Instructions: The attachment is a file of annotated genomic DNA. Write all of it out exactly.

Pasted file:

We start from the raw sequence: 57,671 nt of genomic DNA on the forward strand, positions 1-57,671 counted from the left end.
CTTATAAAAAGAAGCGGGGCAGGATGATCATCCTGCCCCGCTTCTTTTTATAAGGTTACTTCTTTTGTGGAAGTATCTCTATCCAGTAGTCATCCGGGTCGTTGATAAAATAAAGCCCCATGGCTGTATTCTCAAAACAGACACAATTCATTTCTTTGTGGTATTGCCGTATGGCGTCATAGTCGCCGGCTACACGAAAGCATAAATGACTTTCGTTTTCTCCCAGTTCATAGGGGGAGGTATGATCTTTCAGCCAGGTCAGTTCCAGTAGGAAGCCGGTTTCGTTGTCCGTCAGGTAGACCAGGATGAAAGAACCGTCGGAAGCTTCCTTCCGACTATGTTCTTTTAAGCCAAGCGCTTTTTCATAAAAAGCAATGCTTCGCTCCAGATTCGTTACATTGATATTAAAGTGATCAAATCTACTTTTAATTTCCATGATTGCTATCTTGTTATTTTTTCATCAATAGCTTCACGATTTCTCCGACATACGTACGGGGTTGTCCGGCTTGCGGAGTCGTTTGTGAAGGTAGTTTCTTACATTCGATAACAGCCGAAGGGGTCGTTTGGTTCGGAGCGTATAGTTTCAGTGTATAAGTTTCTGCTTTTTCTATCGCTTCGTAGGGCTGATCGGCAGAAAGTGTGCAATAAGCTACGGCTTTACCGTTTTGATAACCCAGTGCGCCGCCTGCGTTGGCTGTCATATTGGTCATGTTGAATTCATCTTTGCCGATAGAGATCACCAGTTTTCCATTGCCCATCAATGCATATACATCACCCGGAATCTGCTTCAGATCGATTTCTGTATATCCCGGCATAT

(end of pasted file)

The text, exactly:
We start from the raw sequence: 57,671 nt of genomic DNA on the forward strand, positions 1-57,671 counted from the left end.
CTTATAAAAAGAAGCGGGGCAGGATGATCATCCTGCCCCGCTTCTTTTTATAAGGTTACTTCTTTTGTGGAAGTATCTCTATCCAGTAGTCATCCGGGTCGTTGATAAAATAAAGCCCCATGGCTGTATTCTCAAAACAGACACAATTCATTTCTTTGTGGTATTGCCGTATGGCGTCATAGTCGCCGGCTACACGAAAGCATAAATGACTTTCGTTTTCTCCCAGTTCATAGGGGGAGGTATGATCTTTCAGCCAGGTCAGTTCCAGTAGGAAGCCGGTTTCGTTGTCCGTCAGGTAGACCAGGATGAAAGAACCGTCGGAAGCTTCCTTCCGACTATGTTCTTTTAAGCCAAGCGCTTTTTCATAAAAAGCAATGCTTCGCTCCAGATTCGTTACATTGATATTAAAGTGATCAAATCTACTTTTAATTTCCATGATTGCTATCTTGTTATTTTTTCATCAATAGCTTCACGATTTCTCCGACATACGTACGGGGTTGTCCGGCTTGCGGAGTCGTTTGTGAAGGTAGTTTCTTACATTCGATAACAGCCGAAGGGGTCGTTTGGTTCGGAGCGTATAGTTTCAGTGTATAAGTTTCTGCTTTTTCTATCGCTTCGTAGGGCTGATCGGCAGAAAGTGTGCAATAAGCTACGGCTTTACCGTTTTGATAACCCAGTGCGCCGCCTGCGTTGGCTGTCATATTGGTCATGTTGAATTCATCTTTGCCGATAGAGATCACCAGTTTTCCATTGCCCATCAATGCATATACATCACCCGGAATCTGCTTCAGATCGATTTCTGTATATCCCGGCATAT